Among other things, the ABA is considering
- Allowing students to be paid at externships for which they receive credit
- Allowing 10% of an entering class to be admitted without LSAT scores
Read all the details here. Comments are due by April 18.
My fear about the rule allowing double-dipping is that we'll see less of "I have an externship with a firm...why can't they pay me" and more of the "I'm making $8 an hour at a firm...why can't I have credit." That is, externship sites will be picked more for the fact that they pay than for the fact that lawyers are game to supervise and mentor law students.
The ABA correctly points out that any placement will still be required to satisfy Standard 305. But my sense is that the quality of externship supervision varies wildly from school to school. I suspect that many of the assurances of quality happen at the front end right now: schools approve sites based on the expectation that the work is substantive the hosts are eager to spend valuable time mentoring. I'm guessing that many law schools use the heuristic that certain types of placements - judges, public interest firms, and government agencies - are used to providing a lot of supervision and mentoring. The fact is, a high quality externship is often quite inefficient for law firms, and particularly the supervising attorneys.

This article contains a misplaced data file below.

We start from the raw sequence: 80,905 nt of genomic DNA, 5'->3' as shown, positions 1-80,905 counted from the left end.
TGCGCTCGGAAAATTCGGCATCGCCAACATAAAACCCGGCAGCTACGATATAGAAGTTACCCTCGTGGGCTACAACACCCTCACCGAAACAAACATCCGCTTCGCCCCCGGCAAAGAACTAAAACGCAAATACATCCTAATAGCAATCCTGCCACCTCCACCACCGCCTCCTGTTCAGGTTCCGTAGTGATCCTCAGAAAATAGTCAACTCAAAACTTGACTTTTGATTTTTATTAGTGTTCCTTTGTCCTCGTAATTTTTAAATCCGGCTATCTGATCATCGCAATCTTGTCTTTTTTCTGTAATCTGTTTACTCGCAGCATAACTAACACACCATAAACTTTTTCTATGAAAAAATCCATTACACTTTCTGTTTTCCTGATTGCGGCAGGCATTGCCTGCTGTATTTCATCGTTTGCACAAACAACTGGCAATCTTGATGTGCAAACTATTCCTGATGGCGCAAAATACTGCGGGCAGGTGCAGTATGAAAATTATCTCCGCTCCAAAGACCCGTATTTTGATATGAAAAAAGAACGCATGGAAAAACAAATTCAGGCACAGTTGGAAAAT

In this new world, law schools may feel significant pressure to allow existing student job sites (of whatever quality) to be added on to the externship roster. And because those employers wanted a worker who would make them money in the first instance - rather pursuing than more altruistic goals - there is less assurance that they'll take the necessary time to supervise the worker beyond what is most efficient for the firm. Making money is what brought 'em to the dance.
Of course, there is a good argument that says that a paid apprenticeship would be a perfect capstone to law school and that these firms don't need law schools to tell them how to teach young lawyers. This is, after all, the nature of first year asssociate work at a big firm. If so, it is fair to ask why we'd still require the students to earn credits - or, more specifically, pay tuition - for that capstone.